Concert Review: Tokyo Police Club at The Firebird in Saint Louis

Photo Credit: Katie Guymon

A lead singer and an athlete are not the same. An athlete can easily cover up an injury or sickness and deliver a legendary performance. Hell, one of Michael Jordan’s best games came in a playoff-pressured situation where he needed multiple IVs because of the flu. A musician having a cold — a nasty one where it affects your voice — is a little different. Just ask David Monks of Tokyo Police Club.

I’ll give it to Monks — he really tried to deliver what his fans wanted last Tuesday evening at The Firebird. But, let’s face it, the first six songs were not pretty. TPC’s front man struggled to sing in a lower register, zapping the energy of songs like “Favourite Color,” “End of a Spark,” and “Graves.” The tunes crawled; they sounded like rusty chains being dragged down an ancient gravel road. A gritty effort, yes. Memorable, not quite.

But then something happened. Maybe it was whatever he was drinking (it looked like tea), but somewhere in the middle of “Tessellate,” Monks started to show signs of a second wind (or, really, a first wind). Guitarist Josh Hook, who carried the first half of the set with his electric guitar, started to pick up more steam. The songs started to sound like the band that 400 people came to see on a frozen Tuesday night. And, thankfully, it wasn’t too late.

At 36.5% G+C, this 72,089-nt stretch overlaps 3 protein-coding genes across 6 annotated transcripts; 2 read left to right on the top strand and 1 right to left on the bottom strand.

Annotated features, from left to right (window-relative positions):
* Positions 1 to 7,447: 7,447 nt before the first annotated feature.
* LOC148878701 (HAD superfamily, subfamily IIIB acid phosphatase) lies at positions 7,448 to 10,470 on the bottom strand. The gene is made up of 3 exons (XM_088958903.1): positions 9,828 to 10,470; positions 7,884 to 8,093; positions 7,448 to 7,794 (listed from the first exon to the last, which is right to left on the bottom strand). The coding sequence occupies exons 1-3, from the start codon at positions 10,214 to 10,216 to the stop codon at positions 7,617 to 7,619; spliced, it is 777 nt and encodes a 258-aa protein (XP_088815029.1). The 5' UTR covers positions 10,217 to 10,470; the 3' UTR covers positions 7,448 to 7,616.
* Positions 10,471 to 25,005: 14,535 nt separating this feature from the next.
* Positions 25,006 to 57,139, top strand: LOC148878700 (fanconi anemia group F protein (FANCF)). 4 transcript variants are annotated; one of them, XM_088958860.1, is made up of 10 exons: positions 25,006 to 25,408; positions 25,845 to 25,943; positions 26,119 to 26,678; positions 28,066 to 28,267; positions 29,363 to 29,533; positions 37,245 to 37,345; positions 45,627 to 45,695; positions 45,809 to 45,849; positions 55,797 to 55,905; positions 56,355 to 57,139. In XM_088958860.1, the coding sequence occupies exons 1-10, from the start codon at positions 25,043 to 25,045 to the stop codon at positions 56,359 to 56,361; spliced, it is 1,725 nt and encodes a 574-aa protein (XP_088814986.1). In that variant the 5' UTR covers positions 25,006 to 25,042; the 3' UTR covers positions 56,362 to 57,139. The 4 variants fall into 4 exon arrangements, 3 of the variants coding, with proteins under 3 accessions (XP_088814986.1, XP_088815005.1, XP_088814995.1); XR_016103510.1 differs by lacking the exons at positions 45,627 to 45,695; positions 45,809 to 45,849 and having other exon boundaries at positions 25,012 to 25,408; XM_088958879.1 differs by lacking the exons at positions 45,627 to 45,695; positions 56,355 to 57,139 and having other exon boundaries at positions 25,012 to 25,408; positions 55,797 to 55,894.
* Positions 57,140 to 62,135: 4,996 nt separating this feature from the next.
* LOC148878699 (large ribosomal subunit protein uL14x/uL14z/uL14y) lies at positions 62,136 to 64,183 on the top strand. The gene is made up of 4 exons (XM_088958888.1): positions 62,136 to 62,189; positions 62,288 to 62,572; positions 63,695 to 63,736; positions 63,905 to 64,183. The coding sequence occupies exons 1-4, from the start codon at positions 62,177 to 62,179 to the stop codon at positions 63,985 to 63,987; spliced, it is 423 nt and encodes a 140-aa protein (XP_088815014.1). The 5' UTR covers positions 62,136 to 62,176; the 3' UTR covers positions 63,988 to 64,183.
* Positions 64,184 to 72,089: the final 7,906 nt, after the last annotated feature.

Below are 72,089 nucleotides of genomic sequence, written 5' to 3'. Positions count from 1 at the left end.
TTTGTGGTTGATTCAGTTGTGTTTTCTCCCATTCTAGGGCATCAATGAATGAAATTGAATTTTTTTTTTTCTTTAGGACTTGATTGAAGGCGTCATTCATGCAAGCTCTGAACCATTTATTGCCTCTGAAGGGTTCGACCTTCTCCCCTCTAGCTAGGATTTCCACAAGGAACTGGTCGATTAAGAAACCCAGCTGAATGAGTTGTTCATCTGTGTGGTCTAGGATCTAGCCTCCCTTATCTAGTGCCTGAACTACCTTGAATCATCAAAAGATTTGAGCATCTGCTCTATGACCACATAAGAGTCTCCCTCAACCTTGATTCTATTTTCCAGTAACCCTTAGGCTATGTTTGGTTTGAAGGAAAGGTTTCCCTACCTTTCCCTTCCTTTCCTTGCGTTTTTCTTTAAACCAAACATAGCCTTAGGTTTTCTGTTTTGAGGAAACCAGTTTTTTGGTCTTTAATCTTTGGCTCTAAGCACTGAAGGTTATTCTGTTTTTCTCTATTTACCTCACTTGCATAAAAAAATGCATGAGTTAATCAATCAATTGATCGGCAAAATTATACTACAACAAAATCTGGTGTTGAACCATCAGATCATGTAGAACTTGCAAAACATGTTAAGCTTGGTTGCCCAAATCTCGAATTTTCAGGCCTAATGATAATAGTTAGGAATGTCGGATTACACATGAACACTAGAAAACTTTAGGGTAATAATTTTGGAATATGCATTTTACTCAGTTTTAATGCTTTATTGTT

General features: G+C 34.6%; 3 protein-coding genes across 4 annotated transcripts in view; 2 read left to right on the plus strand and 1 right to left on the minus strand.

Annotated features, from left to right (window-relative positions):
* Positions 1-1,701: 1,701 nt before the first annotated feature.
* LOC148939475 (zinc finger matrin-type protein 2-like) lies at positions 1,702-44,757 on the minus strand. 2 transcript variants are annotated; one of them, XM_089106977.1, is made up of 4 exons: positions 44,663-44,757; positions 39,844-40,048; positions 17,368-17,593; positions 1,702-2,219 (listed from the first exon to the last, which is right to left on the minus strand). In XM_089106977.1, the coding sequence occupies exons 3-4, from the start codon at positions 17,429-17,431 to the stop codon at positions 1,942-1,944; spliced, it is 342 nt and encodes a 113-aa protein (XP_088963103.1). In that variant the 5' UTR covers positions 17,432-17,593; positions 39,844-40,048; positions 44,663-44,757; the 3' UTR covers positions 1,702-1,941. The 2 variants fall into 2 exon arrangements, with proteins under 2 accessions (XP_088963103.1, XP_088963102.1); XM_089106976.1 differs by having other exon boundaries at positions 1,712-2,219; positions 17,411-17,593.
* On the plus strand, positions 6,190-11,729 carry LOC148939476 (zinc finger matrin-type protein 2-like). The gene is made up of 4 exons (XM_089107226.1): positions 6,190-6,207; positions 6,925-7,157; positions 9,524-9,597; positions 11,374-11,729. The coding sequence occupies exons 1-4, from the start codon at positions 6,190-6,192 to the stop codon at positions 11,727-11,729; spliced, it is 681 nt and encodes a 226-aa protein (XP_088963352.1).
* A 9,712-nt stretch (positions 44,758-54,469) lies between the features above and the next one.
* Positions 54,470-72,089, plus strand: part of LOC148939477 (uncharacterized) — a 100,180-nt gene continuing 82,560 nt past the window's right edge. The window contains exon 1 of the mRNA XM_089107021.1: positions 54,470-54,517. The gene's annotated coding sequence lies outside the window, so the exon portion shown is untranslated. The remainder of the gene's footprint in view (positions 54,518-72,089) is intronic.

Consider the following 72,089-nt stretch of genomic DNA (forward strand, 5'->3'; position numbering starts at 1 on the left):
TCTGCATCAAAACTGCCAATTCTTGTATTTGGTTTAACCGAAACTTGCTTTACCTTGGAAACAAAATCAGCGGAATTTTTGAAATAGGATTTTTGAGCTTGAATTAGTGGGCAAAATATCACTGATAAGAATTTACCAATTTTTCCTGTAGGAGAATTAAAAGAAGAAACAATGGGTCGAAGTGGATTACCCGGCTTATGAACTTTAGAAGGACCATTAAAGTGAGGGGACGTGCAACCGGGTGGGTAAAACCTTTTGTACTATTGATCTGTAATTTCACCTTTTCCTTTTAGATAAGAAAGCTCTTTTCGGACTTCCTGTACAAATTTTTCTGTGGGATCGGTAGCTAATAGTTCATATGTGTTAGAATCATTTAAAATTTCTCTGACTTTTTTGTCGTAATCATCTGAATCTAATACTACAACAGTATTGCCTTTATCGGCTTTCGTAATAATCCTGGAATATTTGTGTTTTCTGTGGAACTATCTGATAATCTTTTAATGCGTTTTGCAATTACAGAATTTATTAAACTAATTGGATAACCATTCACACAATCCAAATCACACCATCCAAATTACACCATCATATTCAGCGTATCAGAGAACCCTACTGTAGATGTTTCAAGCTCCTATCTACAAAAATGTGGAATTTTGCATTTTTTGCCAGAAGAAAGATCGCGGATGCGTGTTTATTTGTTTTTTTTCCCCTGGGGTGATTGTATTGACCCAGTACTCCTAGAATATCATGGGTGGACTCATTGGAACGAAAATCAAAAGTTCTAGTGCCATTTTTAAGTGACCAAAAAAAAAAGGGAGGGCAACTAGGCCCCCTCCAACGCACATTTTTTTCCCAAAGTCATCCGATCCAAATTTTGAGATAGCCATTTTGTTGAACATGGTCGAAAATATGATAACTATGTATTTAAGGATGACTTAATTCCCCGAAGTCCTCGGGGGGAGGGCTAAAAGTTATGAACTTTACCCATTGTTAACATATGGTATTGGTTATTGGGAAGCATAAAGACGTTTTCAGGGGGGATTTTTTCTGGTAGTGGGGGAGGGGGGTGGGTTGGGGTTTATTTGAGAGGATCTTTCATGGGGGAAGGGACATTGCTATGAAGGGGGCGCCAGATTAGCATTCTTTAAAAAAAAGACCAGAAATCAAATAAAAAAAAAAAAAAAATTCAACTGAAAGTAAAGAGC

Photo Credit: Katie Guymon

“I remember when our voices used to sound the exact same,” Monks sang during “Breakneck Speed,” a song off Champ that was sandwiched between two other songs off the same album, “Bambi” and “Wait Up (Boots of Danger).” The trio of tunes, which came near the end of the first set — a set that lasted about 40 minutes — showed of TPC’s ability to rock just right when every member is near or approaching proper form. That 15 or so minutes alone was worth a trip to The Firebird.

The encore, like the show, was short and sweet. But, it did end with a bang, as members of opening act Someone Still Loves You Boris Yeltsin joined their Canadian friends for a rendition of “Cheer It On.” A fine, albeit bittersweet, way to end a show that was just hitting its stride, but in the end, provided enough juice to keep everyone excited for the next one. And the one after that.

Click here for Katie Guymon’s full set of pictures from the show.

Sharing is caring!

Leave a Comment